1. a codex of halakhah (mishnayot) which formed the methodic arrangement of the Mishnah
2. Midrash, the exegesis of halakhah and
3. the logical amplification of halakhah, Halakhot.
Thus it is possible that the Mishnah of Judah haNasi had it's source in the teaching of the school of Rabbi Akiva.
“Our Mishnah comes directly from Rabbi Meir, the Tosefta from R. Nehemiah, the Sifra from R. Judah, and the Sifre from R. Simon; but they all took Akiba for a model in their works and followed him” (Sanh. 86a).
In this way, through the school and disciples of Akiva emerged codified halakhah (Mishnah), the Tosefta, which in original form provides a concise logical argument for the Mishnah, and halakhic midrash. Halakhic midrash originating to the tradition of Akiva includes: the Mekilta of Rabbi Simon on Exodus (in manuscript only); Sifra on Leviticus; Sifre Zutta on Numbers (excerpts in Yalk. Shim‘oni, and a manuscript in Midrash ha-Gadol, edited for the first time by B. Koenigsberger, 1894); and the Sifre to Deuteronomy, the halakhic portion of which belongs to Akiva’s school.
The contribution of Akiva to Halakhah changed the way Judaism, in the period following the loss of the Temple, used halakhic midrash. The old midrashic approach, much of which was a product of many internal struggles between Phariseeism and Sadduceeism, was reshaped by the halakhic methodology of Akiva which drew teachings from the external conflicts of the period between Judaism and Hellenism, and between Judaism and Hellenistic Christianity. The result was a halakhah which drew Judaism together in a climate which could no longer rely on the Temple and its rituals, or the scriptures alone (since these were also the scriptures of Christians.) Akiva's halakhah helped to combat the possibility of the accommodation of foreign philosophies and spirituality (e.g. Gnosticism) by providing a counterpoint to the intellectual influence of the non-Jewish world. By teaching his conviction that the Torah is pure essence where nothing is superfluous Akiva was able to provide the Jewish intellectual mind with new challenges in reconciling the unchangeableness of Torah with the necessity of development in Judaism.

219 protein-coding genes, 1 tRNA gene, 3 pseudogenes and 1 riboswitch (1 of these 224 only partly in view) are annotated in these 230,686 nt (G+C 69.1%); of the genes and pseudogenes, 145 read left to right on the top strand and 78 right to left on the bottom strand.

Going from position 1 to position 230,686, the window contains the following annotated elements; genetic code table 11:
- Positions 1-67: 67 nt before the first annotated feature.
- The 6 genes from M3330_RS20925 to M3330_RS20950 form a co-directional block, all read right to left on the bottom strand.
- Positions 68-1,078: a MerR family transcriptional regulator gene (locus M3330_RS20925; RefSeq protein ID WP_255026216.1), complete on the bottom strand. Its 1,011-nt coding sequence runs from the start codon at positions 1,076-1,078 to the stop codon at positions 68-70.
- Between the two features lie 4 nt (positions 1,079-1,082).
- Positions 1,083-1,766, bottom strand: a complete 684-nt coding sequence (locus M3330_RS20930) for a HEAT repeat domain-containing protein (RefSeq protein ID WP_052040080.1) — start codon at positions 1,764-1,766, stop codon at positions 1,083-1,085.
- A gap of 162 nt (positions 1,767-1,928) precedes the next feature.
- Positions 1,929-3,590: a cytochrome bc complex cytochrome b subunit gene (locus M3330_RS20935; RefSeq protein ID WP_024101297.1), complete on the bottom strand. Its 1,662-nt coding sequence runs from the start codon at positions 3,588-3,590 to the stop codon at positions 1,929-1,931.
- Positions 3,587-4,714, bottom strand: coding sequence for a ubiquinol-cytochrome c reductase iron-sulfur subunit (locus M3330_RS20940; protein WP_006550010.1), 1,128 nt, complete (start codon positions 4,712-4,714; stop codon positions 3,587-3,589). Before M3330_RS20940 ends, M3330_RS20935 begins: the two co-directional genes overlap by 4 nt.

In the Rabbinic tradition later rabbis looked back to Akiva as a significant figure in the post-Temple period during which the Oral Torah became an organized and concrete part of Jewish revelation and teaching, codified and ready for the development that followed in the Mishnah and Talmud. As Avot D'Rabbi Natan (Ch. 18) put it:
Rabbi Akiva was like a worker who took his basket and went outside. He found wheat and put it in; he found barley and put it in; he found spelt and put it in; he found lentils and put them in. When he came into his house, he set aside the wheat by itself, the barley by itself, the beans by themselves. Rabbi Akiva did likewise, and made the whole Torah into separate rings.
Though a process of separating Oral and Written Torah and traditions into various subject headings (rings) Akiva took up a process, perhaps already started by his teachers and others before them of systematic organization, and provided the earliest codification of the materials that formed the foundation of the Mishnah (Recitation, Recapitulation,) itself the core ingredient of the Talmud which was to follow.
Such was the stature of Akiva that many edifying legends circulated about him. One such legend, recounted in the Talmud (Ber. 61b), relates to the manner and circumstance of his death by martyrdom. Despite terrible torture Akiva [it was the hour to say the Shema] was observed by his students to be praying. How is it, they asked, that even now as you are being tortured can you be offering prayers to God. Akiva replied, "All my life I have worried about the verse, 'with all your soul,' and I asked myself 'when will I ever be able to fulfill this command?' And now that I am finally able to fulfill it, I should not?" Then on the final word Echad [One] Akiva extended the word until his last breath expired. Where upon a heavenly voice announced, "Blessed are you Rabbi Akiva, that your life expired with "Echad."